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Chapter 108: The Judge. (continued)
"What I do not wish, madame, is that you should perish on the scaffold. Do you understand?" asked Villefort.
"Oh, mercy, mercy, monsieur!"
"What I require is, that justice be done. I am on the earth to punish, madame," he added, with a flaming glance; "any other woman, were it the queen herself, I would send to the executioner; but to you I shall be merciful. To you I will say, `Have you not, madame, put aside some of the surest, deadliest, most speedy poison?'"
"Oh, pardon me, sir; let me live!"
"She is cowardly," said Villefort.
"Reflect that I am your wife!"
"You are a poisoner."
"In the name of heaven!"
"In the name of the love you once bore me!"
"In the name of our child! Ah, for the sake of our child, let me live!"
"No, no, no, I tell you; one day, if I allow you to live, you will perhaps kill him, as you have the others!"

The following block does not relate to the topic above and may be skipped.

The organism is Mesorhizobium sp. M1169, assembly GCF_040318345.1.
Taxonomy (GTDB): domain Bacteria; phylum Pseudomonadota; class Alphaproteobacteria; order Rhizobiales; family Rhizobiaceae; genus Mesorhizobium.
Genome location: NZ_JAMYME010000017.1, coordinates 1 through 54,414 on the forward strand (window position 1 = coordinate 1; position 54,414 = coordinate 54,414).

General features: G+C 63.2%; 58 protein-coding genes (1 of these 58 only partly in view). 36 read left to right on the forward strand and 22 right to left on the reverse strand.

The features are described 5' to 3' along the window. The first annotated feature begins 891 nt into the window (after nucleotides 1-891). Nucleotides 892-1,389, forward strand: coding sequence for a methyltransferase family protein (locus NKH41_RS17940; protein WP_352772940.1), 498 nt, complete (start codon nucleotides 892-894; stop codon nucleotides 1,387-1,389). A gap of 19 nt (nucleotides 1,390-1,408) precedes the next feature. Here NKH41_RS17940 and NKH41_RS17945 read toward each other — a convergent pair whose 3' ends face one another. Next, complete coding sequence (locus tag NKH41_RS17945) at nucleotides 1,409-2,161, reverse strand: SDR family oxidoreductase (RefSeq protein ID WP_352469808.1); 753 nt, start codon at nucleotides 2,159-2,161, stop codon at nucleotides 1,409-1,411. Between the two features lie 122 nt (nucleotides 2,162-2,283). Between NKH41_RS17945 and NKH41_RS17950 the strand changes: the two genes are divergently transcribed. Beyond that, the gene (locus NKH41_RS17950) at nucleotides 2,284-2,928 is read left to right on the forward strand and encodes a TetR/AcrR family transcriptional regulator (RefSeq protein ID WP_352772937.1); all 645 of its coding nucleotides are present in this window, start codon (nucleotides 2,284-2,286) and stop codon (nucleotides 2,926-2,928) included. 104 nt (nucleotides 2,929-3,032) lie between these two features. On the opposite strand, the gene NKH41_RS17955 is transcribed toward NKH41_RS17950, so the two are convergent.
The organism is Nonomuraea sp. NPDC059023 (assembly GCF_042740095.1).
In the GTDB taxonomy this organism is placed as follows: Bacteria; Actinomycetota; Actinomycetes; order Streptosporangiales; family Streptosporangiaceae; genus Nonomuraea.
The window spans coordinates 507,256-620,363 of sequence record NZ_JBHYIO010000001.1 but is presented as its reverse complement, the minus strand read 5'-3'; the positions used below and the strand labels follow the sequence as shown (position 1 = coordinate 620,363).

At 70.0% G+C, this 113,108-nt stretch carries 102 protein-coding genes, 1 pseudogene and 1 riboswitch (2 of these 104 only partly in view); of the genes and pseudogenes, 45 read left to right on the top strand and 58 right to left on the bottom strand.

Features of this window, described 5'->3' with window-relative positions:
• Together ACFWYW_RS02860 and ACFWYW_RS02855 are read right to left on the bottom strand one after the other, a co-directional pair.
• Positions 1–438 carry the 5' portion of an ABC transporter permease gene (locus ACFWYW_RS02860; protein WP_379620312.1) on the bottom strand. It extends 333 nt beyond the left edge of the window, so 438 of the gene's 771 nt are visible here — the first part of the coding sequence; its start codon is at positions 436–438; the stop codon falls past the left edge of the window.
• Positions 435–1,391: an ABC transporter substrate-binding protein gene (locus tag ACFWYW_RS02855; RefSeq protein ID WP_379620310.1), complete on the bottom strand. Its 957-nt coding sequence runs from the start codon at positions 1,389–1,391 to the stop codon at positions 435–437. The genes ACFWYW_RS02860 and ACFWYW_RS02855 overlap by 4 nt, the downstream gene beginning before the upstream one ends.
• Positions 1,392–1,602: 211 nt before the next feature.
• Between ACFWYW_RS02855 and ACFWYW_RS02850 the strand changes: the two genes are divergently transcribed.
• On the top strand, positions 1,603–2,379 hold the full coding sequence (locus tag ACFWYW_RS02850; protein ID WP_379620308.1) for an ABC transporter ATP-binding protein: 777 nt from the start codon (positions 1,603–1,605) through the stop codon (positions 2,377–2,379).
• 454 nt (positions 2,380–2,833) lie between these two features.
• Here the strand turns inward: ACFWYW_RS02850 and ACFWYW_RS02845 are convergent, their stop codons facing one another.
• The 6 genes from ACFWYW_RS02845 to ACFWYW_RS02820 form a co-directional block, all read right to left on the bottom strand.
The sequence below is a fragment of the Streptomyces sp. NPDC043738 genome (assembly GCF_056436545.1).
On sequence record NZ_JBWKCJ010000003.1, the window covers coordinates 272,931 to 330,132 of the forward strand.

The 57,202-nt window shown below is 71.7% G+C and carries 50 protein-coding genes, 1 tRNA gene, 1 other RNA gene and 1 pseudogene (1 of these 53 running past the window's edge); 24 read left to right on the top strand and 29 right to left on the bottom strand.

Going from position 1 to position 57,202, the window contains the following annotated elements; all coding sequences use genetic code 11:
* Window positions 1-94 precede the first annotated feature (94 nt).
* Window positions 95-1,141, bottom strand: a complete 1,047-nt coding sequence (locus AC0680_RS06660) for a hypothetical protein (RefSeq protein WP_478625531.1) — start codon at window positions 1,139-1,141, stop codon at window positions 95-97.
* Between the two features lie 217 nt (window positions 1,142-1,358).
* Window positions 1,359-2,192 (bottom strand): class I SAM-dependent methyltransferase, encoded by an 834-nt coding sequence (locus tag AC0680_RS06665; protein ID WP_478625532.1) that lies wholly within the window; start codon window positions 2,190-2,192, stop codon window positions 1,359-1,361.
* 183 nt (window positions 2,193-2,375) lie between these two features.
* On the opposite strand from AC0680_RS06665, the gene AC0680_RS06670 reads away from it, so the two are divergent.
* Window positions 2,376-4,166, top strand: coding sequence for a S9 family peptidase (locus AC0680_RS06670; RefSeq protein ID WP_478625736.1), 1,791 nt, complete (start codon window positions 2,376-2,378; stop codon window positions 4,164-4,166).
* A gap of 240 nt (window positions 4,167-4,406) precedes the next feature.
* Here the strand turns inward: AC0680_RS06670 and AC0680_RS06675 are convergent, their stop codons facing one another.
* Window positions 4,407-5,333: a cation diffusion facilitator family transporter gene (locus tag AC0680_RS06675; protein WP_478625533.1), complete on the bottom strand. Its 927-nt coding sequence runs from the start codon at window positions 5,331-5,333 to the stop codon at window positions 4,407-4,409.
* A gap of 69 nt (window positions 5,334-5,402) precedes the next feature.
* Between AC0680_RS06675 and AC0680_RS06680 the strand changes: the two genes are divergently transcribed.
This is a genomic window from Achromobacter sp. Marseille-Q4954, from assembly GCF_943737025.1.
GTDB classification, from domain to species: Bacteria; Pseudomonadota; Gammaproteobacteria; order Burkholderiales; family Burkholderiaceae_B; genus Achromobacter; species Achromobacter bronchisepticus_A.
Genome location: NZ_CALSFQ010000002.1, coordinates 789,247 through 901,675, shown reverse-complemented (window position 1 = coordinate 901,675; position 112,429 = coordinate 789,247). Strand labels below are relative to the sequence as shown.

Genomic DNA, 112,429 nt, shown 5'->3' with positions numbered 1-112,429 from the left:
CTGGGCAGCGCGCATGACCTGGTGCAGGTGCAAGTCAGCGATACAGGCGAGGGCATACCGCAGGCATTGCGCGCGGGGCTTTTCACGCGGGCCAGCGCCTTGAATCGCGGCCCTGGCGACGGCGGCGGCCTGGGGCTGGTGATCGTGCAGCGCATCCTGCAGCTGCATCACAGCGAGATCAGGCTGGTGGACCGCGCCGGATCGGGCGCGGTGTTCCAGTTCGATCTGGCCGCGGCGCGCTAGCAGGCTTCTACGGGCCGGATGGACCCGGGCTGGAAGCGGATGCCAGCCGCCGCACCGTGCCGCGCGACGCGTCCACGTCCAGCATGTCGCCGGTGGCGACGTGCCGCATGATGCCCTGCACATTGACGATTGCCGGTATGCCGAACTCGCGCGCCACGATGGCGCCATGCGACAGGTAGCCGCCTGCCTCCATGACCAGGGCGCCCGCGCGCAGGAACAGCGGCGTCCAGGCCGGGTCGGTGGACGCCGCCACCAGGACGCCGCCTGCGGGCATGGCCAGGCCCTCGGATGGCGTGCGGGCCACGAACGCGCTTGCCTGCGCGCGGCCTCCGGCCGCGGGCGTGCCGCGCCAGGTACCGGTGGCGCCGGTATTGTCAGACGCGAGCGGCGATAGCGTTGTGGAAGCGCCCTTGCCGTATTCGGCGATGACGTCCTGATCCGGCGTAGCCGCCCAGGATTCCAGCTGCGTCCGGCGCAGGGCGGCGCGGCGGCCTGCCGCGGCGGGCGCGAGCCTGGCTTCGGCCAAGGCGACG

"I? -- I kill my boy?" cried the distracted mother, rushing toward Villefort; "I kill my son? Ha, ha, ha!" and a frightful, demoniac laugh finished the sentence, which was lost in a hoarse rattle. Madame de Villefort fell at her husband's feet. He approached her. "Think of it, madame," he said; "if, on my return, justice his not been satisfied, I will denounce you with my own mouth, and arrest you with my own hands!" She listened, panting, overwhelmed, crushed; her eye alone lived, and glared horribly. "Do you understand me?" he said. "I am going down there to pronounce the sentence of death against a murderer. If I find you alive on my return, you shall sleep to-night in the conciergerie." Madame de Villefort sighed; her nerves gave way, and she sunk on the carpet. The king's attorney seemed to experience a sensation of pity; he looked upon her less severely, and, bowing to her, said slowly, "Farewell, madame, farewell!" That farewell struck Madame de Villefort like the executioner's knife. She fainted. The procureur went out, after having double-locked the door.
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